'heats, plus tax.'
aß accounts this latest of
super-pictures far ex-'
of drama and spectacle
"Intolerance" and "The
a Nation," two of the great
in the history of en
thaï "Hearts of the
more than eighteen
the making indicates that
has prepared an unusu-
and absorbing story,
himself is anxious to
that "Hearts of
is not a war play, but a
«tory amid the pietur-
of romantic France,
everyday life in the
the silver streams, un-
ttg trees, over the
the legions of Caesar
«»quest, and where
Whispered his love
easement windows. It
the recent world war is
its many phases, but
the story a reserved for
i» made merely a back-
?Jhe romantic and appeal-
1 Pare »ve and a whole-
- • production is one of
▼«lue, for not only
*och world figures as
George, former Premier
Churchill, General
British House of Parlia-
the French Cabinet in ses-
- every important
in bold relief and
Mrv Ferrand of I>es
fc JK*. F erarnd is an attor
" Siting the South for in
was favorably im
The hogs are loose again—or yet.
They are going to be kept up, as well
as the goats. Several years ago an
ordinance was passed to keep hogs
and goats off the streets. Since that
time there has a been a continual
stream of protests to the city offi
cials that the ordinance was not be
ing enforced. Hogs have been roam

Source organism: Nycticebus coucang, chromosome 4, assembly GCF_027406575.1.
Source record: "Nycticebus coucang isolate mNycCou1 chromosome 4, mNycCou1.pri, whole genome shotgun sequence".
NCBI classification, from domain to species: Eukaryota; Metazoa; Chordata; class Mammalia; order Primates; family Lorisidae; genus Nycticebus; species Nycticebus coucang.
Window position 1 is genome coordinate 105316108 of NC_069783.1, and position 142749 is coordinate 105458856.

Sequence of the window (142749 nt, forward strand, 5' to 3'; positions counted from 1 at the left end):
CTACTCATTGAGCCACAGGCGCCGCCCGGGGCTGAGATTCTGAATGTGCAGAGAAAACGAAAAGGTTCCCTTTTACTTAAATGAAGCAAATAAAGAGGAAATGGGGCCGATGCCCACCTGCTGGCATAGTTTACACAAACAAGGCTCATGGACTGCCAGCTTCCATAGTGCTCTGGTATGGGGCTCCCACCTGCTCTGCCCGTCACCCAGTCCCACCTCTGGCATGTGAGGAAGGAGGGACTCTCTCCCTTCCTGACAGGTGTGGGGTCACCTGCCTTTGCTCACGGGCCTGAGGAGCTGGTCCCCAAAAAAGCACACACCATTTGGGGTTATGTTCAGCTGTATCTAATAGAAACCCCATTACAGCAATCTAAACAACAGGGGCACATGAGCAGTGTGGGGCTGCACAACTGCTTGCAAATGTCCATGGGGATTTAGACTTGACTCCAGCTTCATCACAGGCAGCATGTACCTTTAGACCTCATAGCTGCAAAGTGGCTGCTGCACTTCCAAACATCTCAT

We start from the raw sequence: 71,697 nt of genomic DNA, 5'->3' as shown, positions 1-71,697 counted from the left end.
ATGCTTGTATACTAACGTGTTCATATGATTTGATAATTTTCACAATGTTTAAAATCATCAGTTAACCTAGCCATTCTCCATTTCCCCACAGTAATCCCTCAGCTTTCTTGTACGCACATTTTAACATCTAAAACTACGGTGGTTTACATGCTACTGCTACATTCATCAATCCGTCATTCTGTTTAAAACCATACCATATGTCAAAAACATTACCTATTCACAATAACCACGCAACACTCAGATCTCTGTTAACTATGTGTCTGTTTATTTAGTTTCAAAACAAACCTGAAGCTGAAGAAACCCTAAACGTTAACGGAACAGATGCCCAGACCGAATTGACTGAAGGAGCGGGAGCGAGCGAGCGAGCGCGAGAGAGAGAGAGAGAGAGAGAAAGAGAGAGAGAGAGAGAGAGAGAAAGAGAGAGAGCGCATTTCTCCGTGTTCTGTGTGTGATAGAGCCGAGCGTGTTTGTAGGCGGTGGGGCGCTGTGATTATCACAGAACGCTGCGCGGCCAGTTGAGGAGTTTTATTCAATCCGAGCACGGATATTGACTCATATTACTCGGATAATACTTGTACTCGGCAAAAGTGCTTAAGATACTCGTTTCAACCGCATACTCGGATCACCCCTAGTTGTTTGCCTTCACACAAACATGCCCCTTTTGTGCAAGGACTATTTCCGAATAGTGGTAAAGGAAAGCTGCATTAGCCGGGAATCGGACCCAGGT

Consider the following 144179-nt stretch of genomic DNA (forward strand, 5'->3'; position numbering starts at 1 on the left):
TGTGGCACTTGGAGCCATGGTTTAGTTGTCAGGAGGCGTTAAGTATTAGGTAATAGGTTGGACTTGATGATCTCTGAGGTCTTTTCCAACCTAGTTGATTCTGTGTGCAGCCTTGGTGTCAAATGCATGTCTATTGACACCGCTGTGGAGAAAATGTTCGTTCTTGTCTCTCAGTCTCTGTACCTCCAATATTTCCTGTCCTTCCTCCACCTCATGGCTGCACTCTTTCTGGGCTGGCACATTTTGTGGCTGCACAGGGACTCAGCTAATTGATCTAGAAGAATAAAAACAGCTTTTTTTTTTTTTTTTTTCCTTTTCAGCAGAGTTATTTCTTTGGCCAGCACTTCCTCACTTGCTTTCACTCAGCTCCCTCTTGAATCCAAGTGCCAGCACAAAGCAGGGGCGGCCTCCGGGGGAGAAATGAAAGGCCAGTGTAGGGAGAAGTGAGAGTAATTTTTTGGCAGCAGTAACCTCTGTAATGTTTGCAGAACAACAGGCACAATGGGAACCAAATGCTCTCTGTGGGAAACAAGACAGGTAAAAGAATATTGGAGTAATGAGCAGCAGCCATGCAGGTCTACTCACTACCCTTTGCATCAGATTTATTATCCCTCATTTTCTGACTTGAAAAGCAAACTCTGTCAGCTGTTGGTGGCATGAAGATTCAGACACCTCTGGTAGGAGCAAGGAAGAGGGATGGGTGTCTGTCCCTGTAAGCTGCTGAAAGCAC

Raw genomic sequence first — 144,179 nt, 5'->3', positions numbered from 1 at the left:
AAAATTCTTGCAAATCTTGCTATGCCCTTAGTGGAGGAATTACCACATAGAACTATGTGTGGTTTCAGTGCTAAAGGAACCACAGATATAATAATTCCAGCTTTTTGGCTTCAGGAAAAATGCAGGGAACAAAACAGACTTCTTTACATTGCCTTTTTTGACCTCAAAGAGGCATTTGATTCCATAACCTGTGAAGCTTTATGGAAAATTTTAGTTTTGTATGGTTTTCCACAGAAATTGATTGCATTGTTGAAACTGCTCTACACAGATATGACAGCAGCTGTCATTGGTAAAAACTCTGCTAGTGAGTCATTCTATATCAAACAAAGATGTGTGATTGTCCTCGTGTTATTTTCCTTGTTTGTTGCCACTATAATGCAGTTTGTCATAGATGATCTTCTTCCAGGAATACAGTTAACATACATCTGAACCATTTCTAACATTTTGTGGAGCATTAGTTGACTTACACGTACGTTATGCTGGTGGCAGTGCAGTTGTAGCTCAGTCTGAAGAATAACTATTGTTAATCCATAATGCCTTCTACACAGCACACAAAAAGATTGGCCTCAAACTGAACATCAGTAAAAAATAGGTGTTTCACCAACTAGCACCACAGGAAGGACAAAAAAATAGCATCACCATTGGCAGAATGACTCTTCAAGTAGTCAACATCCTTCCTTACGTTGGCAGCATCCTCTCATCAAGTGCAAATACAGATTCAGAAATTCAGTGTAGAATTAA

ing the streets was as much freedom
and liberty as the children. No one
yet has been able to see that the
ordinance was enforced. Tuesday
night a prominent- merchant stated
that garden-making time was here
and that unless the officials would
give protection from the hogs and
goats that many people would not
make a garden, just for the benefit
of . the hogs and goats. •
Commissioner of Safety and
Health Lindsley announced that his
department would see that the goats
and hogs were picked up as fast as
they appeared on the streets and he
requests that in the event you do not
get service in this department that
he would appreciate you* calling him
personally. - 4-m. t. jm.
Bogalusa Woman
Dies in Kansas Citv
- « ^ *
Miss Beatrice Hennick, for a num
ber of years employed at the Boga
lusa Stores and one of Bogalusa'?
most estimable young ladies, who
left here last July to ip&ke an ex
tended visit with her sister in Kansas